It would be an understatement to say that the next ten years will change the future of driving as we know it. Some predictions set 2050 as the year when driverless cars will become the primary means of transport, but the reality is that the future of driving is being re-invented everyday, with auto giants like Ford and Mercedes competing with newcomers like Tesla and nuTonomy to create disruptive technologies that will put autonomous vehicles on our roads – perhaps sooner than we think.

In spite of concerns about the safety of self-driving technology, it is likely that driverless cars will soon become commonplace in many of our cities. In fact, cities like Orlando, Pittsburgh and Singapore have already debuted self-driving technologies by allocating parts of their cities to autonomous vehicles. Elsewhere, cities within cities – like Seoul’s K-City and the University of Michigan’s Mcity – are quickly becoming the testing ground for AVs.

More than just a passing fad, the hype around driverless technology is substantiated. Driverless cars are expected to cut the rate of accidents by 90%, partially by eliminating drunk and distracted driving accidents; by optimizing driving, they will reduce emissions by 60%; they will result in more productive commuting time by freeing up an average of an hour per day for commuters; they will create overall less traffic on the roads; and they are expected to reduce the space allocated to parking by 15%.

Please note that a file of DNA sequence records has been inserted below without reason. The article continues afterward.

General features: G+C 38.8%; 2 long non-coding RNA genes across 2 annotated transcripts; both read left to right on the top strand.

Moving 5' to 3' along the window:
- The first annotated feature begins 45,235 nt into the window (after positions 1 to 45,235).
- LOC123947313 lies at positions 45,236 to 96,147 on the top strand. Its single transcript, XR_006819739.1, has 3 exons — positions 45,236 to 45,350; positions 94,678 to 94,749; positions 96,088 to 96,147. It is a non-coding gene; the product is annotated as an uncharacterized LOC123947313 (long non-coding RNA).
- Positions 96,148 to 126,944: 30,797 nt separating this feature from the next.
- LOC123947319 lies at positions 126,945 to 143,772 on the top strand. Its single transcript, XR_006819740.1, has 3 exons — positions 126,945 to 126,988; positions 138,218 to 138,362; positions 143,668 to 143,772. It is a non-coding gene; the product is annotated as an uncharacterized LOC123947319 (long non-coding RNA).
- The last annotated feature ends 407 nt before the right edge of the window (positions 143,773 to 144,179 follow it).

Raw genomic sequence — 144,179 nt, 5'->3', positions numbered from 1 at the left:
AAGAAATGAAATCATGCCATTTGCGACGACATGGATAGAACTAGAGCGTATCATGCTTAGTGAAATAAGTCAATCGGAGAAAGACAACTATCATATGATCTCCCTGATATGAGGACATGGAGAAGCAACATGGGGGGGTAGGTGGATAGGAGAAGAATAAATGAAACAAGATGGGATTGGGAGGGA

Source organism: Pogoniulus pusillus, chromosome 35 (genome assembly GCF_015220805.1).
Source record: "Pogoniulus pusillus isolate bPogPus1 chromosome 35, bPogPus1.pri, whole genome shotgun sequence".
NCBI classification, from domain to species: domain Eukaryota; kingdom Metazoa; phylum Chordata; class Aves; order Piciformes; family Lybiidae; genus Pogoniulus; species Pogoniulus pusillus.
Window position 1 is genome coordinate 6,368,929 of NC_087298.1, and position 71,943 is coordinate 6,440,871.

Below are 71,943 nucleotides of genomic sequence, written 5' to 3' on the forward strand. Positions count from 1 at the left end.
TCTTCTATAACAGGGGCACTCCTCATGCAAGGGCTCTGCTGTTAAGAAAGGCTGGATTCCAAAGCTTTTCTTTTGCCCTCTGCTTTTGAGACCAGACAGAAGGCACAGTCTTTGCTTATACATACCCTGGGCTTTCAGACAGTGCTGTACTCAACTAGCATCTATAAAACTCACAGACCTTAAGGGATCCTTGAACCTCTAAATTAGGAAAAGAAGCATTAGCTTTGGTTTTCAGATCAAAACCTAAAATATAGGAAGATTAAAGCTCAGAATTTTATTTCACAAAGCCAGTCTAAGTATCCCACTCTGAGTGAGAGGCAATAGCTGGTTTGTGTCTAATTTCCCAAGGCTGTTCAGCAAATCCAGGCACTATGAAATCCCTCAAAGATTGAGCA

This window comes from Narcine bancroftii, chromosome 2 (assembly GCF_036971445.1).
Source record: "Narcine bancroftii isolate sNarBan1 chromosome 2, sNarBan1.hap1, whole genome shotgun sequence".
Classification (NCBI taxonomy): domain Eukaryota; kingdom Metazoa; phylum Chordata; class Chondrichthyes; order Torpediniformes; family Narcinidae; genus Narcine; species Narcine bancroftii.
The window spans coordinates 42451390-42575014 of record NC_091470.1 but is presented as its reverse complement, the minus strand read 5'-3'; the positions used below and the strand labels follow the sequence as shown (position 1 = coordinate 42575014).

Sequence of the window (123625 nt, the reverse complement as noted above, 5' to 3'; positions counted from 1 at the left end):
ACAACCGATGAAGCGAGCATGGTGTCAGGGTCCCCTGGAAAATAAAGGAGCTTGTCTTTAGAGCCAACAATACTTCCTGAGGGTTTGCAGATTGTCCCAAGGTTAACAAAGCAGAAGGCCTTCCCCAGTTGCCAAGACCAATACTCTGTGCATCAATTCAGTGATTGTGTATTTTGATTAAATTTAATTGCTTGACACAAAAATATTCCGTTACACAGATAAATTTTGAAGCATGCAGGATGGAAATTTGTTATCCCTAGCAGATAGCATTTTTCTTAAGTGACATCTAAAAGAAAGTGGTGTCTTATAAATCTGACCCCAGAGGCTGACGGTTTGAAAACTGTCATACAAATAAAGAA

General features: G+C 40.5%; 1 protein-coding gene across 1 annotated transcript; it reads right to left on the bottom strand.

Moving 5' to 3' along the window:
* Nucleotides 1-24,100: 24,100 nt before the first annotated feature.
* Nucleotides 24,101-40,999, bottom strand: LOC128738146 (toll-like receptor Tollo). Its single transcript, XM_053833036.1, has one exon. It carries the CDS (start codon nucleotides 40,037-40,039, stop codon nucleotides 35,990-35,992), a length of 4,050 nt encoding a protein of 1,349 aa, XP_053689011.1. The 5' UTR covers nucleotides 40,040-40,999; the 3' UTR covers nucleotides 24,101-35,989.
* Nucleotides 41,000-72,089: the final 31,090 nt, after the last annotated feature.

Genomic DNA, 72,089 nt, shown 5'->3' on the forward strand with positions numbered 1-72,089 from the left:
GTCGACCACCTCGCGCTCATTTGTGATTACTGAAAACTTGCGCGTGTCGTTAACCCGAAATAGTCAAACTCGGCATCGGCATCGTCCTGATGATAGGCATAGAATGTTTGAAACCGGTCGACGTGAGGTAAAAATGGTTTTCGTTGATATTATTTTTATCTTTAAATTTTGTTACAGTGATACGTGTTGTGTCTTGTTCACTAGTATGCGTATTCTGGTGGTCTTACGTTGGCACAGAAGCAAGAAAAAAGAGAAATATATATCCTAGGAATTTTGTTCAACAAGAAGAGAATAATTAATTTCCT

In spite of the enthusiasm – not to mention investment – in driverless technology, many questions remain unanswered about how they will operate. Formulating a framework to regulate the ethics of autonomous vehicles, not to mention answering questions like who is at fault in case of an accident, whether autonomous vehicles should be programmed to always follow traffic laws, understanding how we need to prepare for autonomous technology and how AVs will interact with human drivers, and how driverless cars will impact our economy and affect jobs is key to paving the way for driverless technology.

This infograph from Ohio University’s online Master of Science in Civil Engineering program looks at some of the benefits and challenges of autonomous driving technology, while posing key questions about the future of driving.

This infograph was created by Ohio University’s Online Master of Science in Civil Engineering program.